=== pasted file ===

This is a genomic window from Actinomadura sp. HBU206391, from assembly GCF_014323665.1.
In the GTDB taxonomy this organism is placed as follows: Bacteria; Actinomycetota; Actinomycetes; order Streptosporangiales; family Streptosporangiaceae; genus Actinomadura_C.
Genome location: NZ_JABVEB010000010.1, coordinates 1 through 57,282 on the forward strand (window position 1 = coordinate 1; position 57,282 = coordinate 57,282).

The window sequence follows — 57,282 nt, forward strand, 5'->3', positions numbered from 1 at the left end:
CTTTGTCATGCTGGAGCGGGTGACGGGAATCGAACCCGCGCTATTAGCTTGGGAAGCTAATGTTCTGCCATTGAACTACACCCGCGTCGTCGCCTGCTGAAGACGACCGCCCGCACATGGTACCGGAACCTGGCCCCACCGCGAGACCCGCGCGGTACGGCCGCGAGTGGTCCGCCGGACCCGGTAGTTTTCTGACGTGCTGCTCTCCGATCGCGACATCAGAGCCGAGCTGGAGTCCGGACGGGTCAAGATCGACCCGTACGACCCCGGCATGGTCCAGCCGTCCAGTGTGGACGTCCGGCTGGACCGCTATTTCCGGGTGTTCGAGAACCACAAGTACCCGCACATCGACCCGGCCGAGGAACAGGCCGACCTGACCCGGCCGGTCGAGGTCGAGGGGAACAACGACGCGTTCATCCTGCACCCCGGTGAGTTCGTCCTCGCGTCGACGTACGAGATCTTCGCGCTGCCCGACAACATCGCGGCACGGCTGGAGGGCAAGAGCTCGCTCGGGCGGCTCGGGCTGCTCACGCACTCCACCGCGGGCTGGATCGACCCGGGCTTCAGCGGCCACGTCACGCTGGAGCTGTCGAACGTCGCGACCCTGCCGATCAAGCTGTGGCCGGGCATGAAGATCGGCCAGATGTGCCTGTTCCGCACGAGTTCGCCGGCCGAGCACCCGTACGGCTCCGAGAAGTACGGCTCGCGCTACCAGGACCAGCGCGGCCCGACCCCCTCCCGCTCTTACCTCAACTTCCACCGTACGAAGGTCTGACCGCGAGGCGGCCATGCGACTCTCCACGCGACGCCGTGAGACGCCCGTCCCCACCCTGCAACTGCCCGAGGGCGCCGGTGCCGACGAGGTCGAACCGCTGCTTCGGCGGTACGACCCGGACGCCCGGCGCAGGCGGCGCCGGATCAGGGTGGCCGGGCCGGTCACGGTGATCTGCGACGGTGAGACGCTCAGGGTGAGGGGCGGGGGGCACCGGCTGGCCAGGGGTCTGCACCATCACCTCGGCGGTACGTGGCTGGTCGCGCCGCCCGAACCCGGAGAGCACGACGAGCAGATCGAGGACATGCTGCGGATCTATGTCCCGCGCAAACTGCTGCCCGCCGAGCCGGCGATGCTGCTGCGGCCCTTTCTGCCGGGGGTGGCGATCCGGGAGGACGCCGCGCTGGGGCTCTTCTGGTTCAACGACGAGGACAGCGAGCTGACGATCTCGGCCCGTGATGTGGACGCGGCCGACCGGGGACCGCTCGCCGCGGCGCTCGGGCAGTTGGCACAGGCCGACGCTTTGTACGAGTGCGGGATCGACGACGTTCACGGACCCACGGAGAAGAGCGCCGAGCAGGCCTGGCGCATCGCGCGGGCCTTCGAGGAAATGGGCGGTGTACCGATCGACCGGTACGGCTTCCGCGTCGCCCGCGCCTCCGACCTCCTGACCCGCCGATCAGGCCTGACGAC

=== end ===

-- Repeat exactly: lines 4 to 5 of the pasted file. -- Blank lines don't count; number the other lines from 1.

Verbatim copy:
The window sequence follows — 57,282 nt, forward strand, 5'->3', positions numbered from 1 at the left end:
CTTTGTCATGCTGGAGCGGGTGACGGGAATCGAACCCGCGCTATTAGCTTGGGAAGCTAATGTTCTGCCATTGAACTACACCCGCGTCGTCGCCTGCTGAAGACGACCGCCCGCACATGGTACCGGAACCTGGCCCCACCGCGAGACCCGCGCGGTACGGCCGCGAGTGGTCCGCCGGACCCGGTAGTTTTCTGACGTGCTGCTCTCCGATCGCGACATCAGAGCCGAGCTGGAGTCCGGACGGGTCAAGATCGACCCGTACGACCCCGGCATGGTCCAGCCGTCCAGTGTGGACGTCCGGCTGGACCGCTATTTCCGGGTGTTCGAGAACCACAAGTACCCGCACATCGACCCGGCCGAGGAACAGGCCGACCTGACCCGGCCGGTCGAGGTCGAGGGGAACAACGACGCGTTCATCCTGCACCCCGGTGAGTTCGTCCTCGCGTCGACGTACGAGATCTTCGCGCTGCCCGACAACATCGCGGCACGGCTGGAGGGCAAGAGCTCGCTCGGGCGGCTCGGGCTGCTCACGCACTCCACCGCGGGCTGGATCGACCCGGGCTTCAGCGGCCACGTCACGCTGGAGCTGTCGAACGTCGCGACCCTGCCGATCAAGCTGTGGCCGGGCATGAAGATCGGCCAGATGTGCCTGTTCCGCACGAGTTCGCCGGCCGAGCACCCGTACGGCTCCGAGAAGTACGGCTCGCGCTACCAGGACCAGCGCGGCCCGACCCCCTCCCGCTCTTACCTCAACTTCCACCGTACGAAGGTCTGACCGCGAGGCGGCCATGCGACTCTCCACGCGACGCCGTGAGACGCCCGTCCCCACCCTGCAACTGCCCGAGGGCGCCGGTGCCGACGAGGTCGAACCGCTGCTTCGGCGGTACGACCCGGACGCCCGGCGCAGGCGGCGCCGGATCAGGGTGGCCGGGCCGGTCACGGTGATCTGCGACGGTGAGACGCTCAGGGTGAGGGGCGGGGGGCACCGGCTGGCCAGGGGTCTGCACCATCACCTCGGCGGTACGTGGCTGGTCGCGCCGCCCGAACCCGGAGAGCACGACGAGCAGATCGAGGACATGCTGCGGATCTATGTCCCGCGCAAACTGCTGCCCGCCGAGCCGGCGATGCTGCTGCGGCCCTTTCTGCCGGGGGTGGCGATCCGGGAGGACGCCGCGCTGGGGCTCTTCTGGTTCAACGACGAGGACAGCGAGCTGACGATCTCGGCCCGTGATGTGGACGCGGCCGACCGGGGACCGCTCGCCGCGGCGCTCGGGCAGTTGGCACAGGCCGACGCTTTGTACGAGTGCGGGATCGACGACGTTCACGGACCCACGGAGAAGAGCGCCGAGCAGGCCTGGCGCATCGCGCGGGCCTTCGAGGAAATGGGCGGTGTACCGATCGACCGGTACGGCTTCCGCGTCGCCCGCGCCTCCGACCTCCTGACCCGCCGATCAGGCCTGACGAC